I’ve been back from Sunday Mass for about an hour. Since then I’ve been reflecting on an aspect of Christian practice that has occasionally intrigued me. It stems from a brief conversation I had with my pastor, the esteemed Monsignor Christopher Heller, just after Mass.
It occurred to me, seemingly by chance, that he might not know the story I related in this essay. So I told him about it, and my suspicion was confirmed: it was wholly new to him. It also horrified him, if possible even more than it horrified me back in 2004 when it first appeared in the New York Times.
However, what he was most interested in was my revelation that at that time, I wasn’t yet all the way back in the fold. I was “clawing for purchase.” I knew that I was being led to somewhere or something, but I hadn’t yet seen it clearly. The story of Amy Richards and her “selective reduction” of her pregnancy was instrumental in “sealing the deal.” It was soon afterward that I presented myself to my pastor and petitioned for readmission to the Catholic Church and Faith.
The way I put it to Father Chris was thus: “It isn’t always the good stuff – the love of Jesus; the promise of eternal life in heaven; the fellowship of other believers – that convinces us. Sometimes, it’s the horrors.”
I hadn’t seen quite that look of astonishment on him before this. He replied by telling me of how blessed he felt when someone came to him in Confession. “It isn’t candy corn we’re dealing with in the confessional,” he said. “It’s the bad stuff, the things that can cut you off from God….You may have made my day.”
It brought a good feeling, to be sure, but something else as well: a misty insight – through a glass darkly, one might say – into the Christian conception of service.
Confirmation as a Christian enters the confirmed one into the service of God. C. S. Lewis makes passing note of this in The Screwtape Letters:
The man can neither make, nor retain, one moment of time; it all comes to him by pure gift; he might as well regard the sun and moon his chattels. He is also, in theory, committed a total service of the Enemy; and if the Enemy appeared to him in bodily form and demanded that total service for even one day, he would not refuse. He would be greatly relieved if that one day involved nothing harder than listening to the conversation of a foolish woman; and he would be relieved almost to the pitch of disappointment if for one half-hour in that day the Enemy said “Now you may go and amuse yourself.”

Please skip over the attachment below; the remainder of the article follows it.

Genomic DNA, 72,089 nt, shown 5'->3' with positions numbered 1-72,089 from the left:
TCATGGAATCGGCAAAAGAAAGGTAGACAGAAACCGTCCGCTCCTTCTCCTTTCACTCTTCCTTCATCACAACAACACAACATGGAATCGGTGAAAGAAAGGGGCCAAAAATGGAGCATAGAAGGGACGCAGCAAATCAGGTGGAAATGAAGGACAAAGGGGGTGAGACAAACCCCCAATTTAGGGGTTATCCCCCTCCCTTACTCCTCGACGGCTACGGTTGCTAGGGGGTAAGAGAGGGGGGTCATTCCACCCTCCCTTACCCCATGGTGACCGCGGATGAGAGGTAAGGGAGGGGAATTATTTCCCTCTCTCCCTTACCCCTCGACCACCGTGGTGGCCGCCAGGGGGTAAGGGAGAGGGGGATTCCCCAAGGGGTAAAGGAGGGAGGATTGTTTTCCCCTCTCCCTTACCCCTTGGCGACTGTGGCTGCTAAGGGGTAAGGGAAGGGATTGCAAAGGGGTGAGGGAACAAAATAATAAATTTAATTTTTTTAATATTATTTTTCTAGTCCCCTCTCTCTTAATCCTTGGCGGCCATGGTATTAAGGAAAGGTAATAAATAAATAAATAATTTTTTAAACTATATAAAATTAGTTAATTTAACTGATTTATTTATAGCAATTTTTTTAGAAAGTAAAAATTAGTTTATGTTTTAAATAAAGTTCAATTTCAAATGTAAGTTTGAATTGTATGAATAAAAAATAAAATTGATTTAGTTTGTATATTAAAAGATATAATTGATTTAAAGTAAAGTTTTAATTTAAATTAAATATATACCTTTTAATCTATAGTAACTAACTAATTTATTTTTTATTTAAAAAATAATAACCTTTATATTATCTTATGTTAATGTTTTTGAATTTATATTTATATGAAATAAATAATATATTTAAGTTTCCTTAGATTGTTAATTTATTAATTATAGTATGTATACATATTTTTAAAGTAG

Time was, the sacrament of Confirmation had an explicitly martial aspect; the newly confirmed individual was told that he is now a soldier in God’s army. That’s consistent with the title traditionally given to the body of living believers: the Church Militant. We don’t hear about that much these days, as the horribly internecine religious warfare of the century past has cast a pall over the concept. Yet the idea remains an important part of Christian thought and belief.
We speak of the branches of our secular military as “the armed services.” They don’t “serve” their targets, except in an ironic sense. Their service is indirect: by their commitment they serve the nation and its interests as conceived by the masters of its government. While those “interests” are at some times ill-conceived, and at others can be downright vile, nevertheless when our men at arms sally forth to do battle, they do so to render a service to them.
But Christian service is of another kind. While the Lewis quote above speaks of “the service of the Enemy” – i.e., God – the reality is that we cannot serve God directly. God, a transtemporal and immortal Being, needs nothing. We who have accepted Christ’s New Covenant can only serve Him in an indirect fashion: by serving others as He would have us do.
Christians explicitly recognize fourteen categories of such service:
(NB: Nowhere in the works of mercy do “To contribute to the United Way” or “to vote Democrat” appear. A word to the wise.)
These are the primary Christian services: the blows a “Christian soldier” can strike for good and against evil, and in so doing serve God. Some are not possible to everyone. For my part, I lack the confidence in my own judgment to “admonish sinners.” I leave that sort of thing to the clergy. But the corporal works are largely within the scope of anyone who possesses the necessary time, energy, and material resources.
He who serves any other man in one of the above manners serves God as well. He fulfills a part of his commission as a Christian soldier.
I can’t be sure that I “served” Father Chris by telling him about Amy Richards’ murder of two of her children in utero. Perhaps I did; it certainly evoked a strong positive reaction from him. Though it doesn’t seem to fit into any of the categories above, it might be of use to him in talking to someone else.
I can hope so, anyway. I have to hope his look of astonishment didn’t mean “I’m going to have nightmares about that for a month!” But perhaps he’ll have more to say about it when next we meet. 😉
Isn’t a large part of our current problem due to the laity being unable to properly “admonish sinners”? And to take it a step further, could it be that the laity’s lack of confidence in this area is due to the Clergy’s milk toast treatment of proper repentance?
BTW, I think that sharing the story fit right in to two of the categories of service. You were both “instructing the ignorant” and “counseling the doubtful”.
There’s plenty of admonishment going around. The problem is that it is allowed in only one direction and is based on the fad of the day rather than on a tradition of mores which have been shown to promote personal or societal health.